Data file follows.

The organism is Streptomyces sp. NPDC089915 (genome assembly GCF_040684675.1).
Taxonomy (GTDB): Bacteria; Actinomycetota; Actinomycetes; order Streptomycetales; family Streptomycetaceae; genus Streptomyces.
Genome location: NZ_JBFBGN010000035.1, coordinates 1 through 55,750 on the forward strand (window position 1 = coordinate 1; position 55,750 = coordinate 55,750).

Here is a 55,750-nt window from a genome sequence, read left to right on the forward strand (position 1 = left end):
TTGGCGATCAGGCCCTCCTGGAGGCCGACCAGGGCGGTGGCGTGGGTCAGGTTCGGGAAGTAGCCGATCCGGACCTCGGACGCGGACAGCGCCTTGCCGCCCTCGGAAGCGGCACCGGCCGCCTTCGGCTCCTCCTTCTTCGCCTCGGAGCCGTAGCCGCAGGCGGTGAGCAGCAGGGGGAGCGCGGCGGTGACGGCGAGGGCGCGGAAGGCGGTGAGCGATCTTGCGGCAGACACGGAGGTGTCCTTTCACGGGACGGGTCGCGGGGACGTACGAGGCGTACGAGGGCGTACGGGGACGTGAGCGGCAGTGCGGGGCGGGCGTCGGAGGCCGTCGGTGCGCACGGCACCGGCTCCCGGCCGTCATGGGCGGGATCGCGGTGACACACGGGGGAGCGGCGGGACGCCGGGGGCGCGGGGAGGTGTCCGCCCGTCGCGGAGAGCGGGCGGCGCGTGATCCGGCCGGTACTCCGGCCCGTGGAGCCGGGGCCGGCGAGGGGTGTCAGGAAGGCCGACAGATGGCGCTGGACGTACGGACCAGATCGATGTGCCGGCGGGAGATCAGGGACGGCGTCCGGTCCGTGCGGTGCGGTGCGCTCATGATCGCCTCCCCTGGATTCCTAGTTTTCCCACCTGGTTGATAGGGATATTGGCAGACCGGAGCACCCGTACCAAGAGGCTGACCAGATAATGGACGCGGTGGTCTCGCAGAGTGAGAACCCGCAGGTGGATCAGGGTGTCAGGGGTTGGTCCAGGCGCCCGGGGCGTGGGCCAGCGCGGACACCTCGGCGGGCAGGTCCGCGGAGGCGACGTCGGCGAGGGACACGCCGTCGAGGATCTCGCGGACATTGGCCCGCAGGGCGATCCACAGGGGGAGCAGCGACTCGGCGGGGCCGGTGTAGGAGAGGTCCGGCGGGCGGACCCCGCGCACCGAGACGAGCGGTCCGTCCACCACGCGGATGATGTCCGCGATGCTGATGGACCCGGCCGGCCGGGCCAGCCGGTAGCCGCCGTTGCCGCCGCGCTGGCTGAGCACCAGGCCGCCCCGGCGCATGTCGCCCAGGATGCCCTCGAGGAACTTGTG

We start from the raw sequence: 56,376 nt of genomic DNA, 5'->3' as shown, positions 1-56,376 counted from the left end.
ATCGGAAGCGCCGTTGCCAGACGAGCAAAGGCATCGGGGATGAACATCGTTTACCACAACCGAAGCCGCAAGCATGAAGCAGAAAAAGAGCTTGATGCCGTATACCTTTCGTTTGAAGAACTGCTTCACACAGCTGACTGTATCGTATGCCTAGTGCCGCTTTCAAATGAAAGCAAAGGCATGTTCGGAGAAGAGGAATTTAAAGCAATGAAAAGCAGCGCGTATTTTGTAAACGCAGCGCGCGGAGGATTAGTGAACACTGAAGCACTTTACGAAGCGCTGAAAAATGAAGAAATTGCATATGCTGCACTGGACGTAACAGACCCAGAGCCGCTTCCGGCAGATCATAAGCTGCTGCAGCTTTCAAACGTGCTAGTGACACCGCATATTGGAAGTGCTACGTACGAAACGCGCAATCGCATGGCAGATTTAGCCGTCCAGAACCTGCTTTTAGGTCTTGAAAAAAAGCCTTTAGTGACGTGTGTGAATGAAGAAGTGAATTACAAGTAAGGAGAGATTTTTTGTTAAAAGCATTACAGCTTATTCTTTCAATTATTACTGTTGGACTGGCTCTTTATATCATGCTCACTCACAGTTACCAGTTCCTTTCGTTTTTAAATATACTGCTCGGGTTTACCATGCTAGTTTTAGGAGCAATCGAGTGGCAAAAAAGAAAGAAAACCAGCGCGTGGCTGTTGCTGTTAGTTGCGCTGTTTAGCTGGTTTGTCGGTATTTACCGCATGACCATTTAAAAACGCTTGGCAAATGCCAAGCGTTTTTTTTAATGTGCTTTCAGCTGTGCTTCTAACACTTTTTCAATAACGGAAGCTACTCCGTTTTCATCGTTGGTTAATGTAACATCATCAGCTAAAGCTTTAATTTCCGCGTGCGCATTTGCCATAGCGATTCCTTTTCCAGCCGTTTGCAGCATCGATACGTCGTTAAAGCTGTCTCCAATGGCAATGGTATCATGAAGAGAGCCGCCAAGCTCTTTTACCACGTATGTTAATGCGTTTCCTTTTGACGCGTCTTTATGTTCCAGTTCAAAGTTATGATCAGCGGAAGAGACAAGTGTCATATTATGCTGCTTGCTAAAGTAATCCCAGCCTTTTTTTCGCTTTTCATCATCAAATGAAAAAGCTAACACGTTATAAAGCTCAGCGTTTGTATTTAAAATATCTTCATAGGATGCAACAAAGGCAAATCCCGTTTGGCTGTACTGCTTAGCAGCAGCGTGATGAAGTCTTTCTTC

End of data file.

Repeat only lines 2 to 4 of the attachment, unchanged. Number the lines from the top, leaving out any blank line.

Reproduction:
Taxonomy (GTDB): Bacteria; Actinomycetota; Actinomycetes; order Streptomycetales; family Streptomycetaceae; genus Streptomyces.
Genome location: NZ_JBFBGN010000035.1, coordinates 1 through 55,750 on the forward strand (window position 1 = coordinate 1; position 55,750 = coordinate 55,750).

Here is a 55,750-nt window from a genome sequence, read left to right on the forward strand (position 1 = left end):